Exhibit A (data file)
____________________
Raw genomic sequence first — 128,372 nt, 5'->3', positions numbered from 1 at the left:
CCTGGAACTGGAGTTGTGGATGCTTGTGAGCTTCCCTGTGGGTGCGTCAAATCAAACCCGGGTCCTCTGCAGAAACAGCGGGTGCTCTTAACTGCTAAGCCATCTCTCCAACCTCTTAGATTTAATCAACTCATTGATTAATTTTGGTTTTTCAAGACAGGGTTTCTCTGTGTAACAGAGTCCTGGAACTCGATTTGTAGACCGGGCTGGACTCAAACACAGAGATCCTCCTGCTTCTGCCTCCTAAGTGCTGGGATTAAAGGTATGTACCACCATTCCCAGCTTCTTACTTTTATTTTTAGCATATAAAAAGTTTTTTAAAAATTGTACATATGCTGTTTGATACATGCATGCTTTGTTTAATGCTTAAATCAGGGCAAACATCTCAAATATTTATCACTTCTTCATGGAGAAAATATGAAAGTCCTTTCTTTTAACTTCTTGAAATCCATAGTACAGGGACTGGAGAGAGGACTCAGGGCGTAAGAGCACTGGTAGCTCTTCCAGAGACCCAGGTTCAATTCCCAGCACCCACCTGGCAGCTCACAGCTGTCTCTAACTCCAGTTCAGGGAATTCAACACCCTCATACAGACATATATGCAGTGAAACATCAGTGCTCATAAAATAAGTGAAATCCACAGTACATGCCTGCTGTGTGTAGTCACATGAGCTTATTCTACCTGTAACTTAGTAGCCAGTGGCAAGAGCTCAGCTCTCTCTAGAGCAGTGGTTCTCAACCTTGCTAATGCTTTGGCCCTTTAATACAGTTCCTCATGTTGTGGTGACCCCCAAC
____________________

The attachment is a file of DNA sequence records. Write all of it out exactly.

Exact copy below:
Raw genomic sequence first — 128,372 nt, 5'->3', positions numbered from 1 at the left:
CCTGGAACTGGAGTTGTGGATGCTTGTGAGCTTCCCTGTGGGTGCGTCAAATCAAACCCGGGTCCTCTGCAGAAACAGCGGGTGCTCTTAACTGCTAAGCCATCTCTCCAACCTCTTAGATTTAATCAACTCATTGATTAATTTTGGTTTTTCAAGACAGGGTTTCTCTGTGTAACAGAGTCCTGGAACTCGATTTGTAGACCGGGCTGGACTCAAACACAGAGATCCTCCTGCTTCTGCCTCCTAAGTGCTGGGATTAAAGGTATGTACCACCATTCCCAGCTTCTTACTTTTATTTTTAGCATATAAAAAGTTTTTTAAAAATTGTACATATGCTGTTTGATACATGCATGCTTTGTTTAATGCTTAAATCAGGGCAAACATCTCAAATATTTATCACTTCTTCATGGAGAAAATATGAAAGTCCTTTCTTTTAACTTCTTGAAATCCATAGTACAGGGACTGGAGAGAGGACTCAGGGCGTAAGAGCACTGGTAGCTCTTCCAGAGACCCAGGTTCAATTCCCAGCACCCACCTGGCAGCTCACAGCTGTCTCTAACTCCAGTTCAGGGAATTCAACACCCTCATACAGACATATATGCAGTGAAACATCAGTGCTCATAAAATAAGTGAAATCCACAGTACATGCCTGCTGTGTGTAGTCACATGAGCTTATTCTACCTGTAACTTAGTAGCCAGTGGCAAGAGCTCAGCTCTCTCTAGAGCAGTGGTTCTCAACCTTGCTAATGCTTTGGCCCTTTAATACAGTTCCTCATGTTGTGGTGACCCCCAAC